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PNG Post-Courier

Papua New Guinea’s deputy opposition leader James Nomane has accused the government of “reckless economic management” that has forced devaluation to manage loan repayments in foreign currency and placate the International Monetary Fund (IMF).

Prime Minister James Marape “must stop lying to the people of Papua New Guinea”, he said in a statement responding Marape’s message that devaluation was inevitable and good for exports.

“The devaluation of the kina was planned — not inevitable. Although the kina devaluation makes PNG exports cheaper, we have not invested in agriculture to increase production and export volumes that will improve our trade deficit,” said Nomane, a former minister in Marape’s government.

He was responding to a report by an ANZ economist forecasting that the unpegged the kina was expected to continue its depreciation until 2026. The lack of significant new foreign currency inflow was pushing down the kina’s value, with the currency already losing 2.1 percent against the US dollar since the end of 2023.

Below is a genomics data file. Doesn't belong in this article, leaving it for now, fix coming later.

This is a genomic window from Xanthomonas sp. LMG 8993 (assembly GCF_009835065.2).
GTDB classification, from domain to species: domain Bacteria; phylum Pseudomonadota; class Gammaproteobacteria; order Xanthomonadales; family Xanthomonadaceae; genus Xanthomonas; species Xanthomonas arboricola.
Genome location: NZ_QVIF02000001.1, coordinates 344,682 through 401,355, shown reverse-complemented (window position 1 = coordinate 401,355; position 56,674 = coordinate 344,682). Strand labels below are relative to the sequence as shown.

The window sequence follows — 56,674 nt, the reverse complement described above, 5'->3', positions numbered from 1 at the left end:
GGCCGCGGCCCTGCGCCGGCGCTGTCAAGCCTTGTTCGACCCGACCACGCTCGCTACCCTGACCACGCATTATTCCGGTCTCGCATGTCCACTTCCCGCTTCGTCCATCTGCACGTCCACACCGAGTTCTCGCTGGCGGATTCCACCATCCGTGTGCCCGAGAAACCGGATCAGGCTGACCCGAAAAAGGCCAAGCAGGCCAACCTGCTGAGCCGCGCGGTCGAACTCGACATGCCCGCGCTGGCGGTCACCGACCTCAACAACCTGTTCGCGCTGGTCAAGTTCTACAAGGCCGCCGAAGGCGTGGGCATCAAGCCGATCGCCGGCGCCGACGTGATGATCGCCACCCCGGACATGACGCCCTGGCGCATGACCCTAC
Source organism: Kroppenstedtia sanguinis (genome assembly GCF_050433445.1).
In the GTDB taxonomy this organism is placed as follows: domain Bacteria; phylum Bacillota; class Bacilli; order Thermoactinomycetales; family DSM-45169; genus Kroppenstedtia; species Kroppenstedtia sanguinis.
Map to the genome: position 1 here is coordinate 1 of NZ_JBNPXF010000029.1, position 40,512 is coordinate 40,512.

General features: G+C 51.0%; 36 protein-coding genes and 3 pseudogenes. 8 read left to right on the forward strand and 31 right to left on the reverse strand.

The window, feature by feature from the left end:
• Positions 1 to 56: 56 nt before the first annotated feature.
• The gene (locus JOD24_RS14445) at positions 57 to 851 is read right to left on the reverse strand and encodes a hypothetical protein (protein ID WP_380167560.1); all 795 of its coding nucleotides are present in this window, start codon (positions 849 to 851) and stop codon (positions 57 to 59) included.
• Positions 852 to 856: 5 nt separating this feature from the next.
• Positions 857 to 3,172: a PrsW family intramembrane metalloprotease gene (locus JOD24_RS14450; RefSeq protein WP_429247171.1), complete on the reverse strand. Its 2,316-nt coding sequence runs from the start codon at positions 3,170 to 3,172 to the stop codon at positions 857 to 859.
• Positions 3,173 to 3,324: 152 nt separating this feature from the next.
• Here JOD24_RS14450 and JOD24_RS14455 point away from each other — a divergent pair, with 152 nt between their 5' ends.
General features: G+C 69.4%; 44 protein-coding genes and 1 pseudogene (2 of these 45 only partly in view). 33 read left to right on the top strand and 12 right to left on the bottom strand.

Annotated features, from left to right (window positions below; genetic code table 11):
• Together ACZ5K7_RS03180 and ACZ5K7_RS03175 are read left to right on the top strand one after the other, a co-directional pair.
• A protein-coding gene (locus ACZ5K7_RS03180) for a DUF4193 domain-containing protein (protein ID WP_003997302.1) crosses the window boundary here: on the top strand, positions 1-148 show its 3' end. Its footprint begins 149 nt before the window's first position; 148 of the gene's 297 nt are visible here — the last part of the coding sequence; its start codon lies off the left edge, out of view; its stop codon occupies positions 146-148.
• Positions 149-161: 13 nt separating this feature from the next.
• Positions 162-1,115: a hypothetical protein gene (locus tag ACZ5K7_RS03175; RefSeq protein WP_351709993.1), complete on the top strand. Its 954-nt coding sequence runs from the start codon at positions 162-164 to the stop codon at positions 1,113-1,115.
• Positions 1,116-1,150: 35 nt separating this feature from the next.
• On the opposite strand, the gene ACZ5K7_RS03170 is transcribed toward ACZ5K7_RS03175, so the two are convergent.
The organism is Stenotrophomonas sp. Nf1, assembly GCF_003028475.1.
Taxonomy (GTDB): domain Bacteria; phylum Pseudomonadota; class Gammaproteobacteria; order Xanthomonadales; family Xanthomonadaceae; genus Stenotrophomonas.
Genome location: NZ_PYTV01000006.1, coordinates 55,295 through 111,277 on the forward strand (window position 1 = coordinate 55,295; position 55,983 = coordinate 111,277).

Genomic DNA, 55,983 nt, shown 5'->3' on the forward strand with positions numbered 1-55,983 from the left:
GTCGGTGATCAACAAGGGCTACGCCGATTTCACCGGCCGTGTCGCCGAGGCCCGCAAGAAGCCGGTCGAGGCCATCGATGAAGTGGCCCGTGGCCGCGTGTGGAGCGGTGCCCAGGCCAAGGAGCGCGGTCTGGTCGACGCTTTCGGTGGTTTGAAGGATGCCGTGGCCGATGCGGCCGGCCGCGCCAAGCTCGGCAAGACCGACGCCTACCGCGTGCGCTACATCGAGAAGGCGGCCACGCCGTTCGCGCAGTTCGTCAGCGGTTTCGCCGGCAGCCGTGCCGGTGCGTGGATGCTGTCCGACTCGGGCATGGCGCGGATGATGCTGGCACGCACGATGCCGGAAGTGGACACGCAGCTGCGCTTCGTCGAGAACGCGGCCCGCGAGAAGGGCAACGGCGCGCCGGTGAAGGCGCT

Nomane said the devaluation would increase the cost of imports and directly increase domestic prices.

Continued price increases in basic goods and services such as rice, tinned fish, fuel, water, electricity would raise inflation and make the cost-of-living crisis worse.

“Marape has been fixated on borrowing to fund Connect PNG and other dubious investments that enrich a small group of his cronies at the expense of the nation,” Nomane said.

‘Dubious state guarantee’
“Sovereign guarantees that will not create jobs or spur economic growth have become the Marape modus operandi.

“For example, the dubious K2.4 billion (NZ1.4 billion) state guarantee for a solar-power project in Gusap, Madang province, without any due diligence to a K2 Singapore company.

“Marape seems to imply that the government can tell the Central Bank what to do.”

This inferred control was dangerous and an affront to Sir Mekere Morauta’s exemplary reforms for total independence of the Central Bank.

By melding the Treasury and Central Bank, the Prime Minister was preempting the decisions of the Central Bank in terms of interest rates and monetary policy.

“Devaluation will raise inflation and the cost-of-living, lower creditworthiness, and reduce investor confidence.”

Republished from the PNG Post-Courier with permission.

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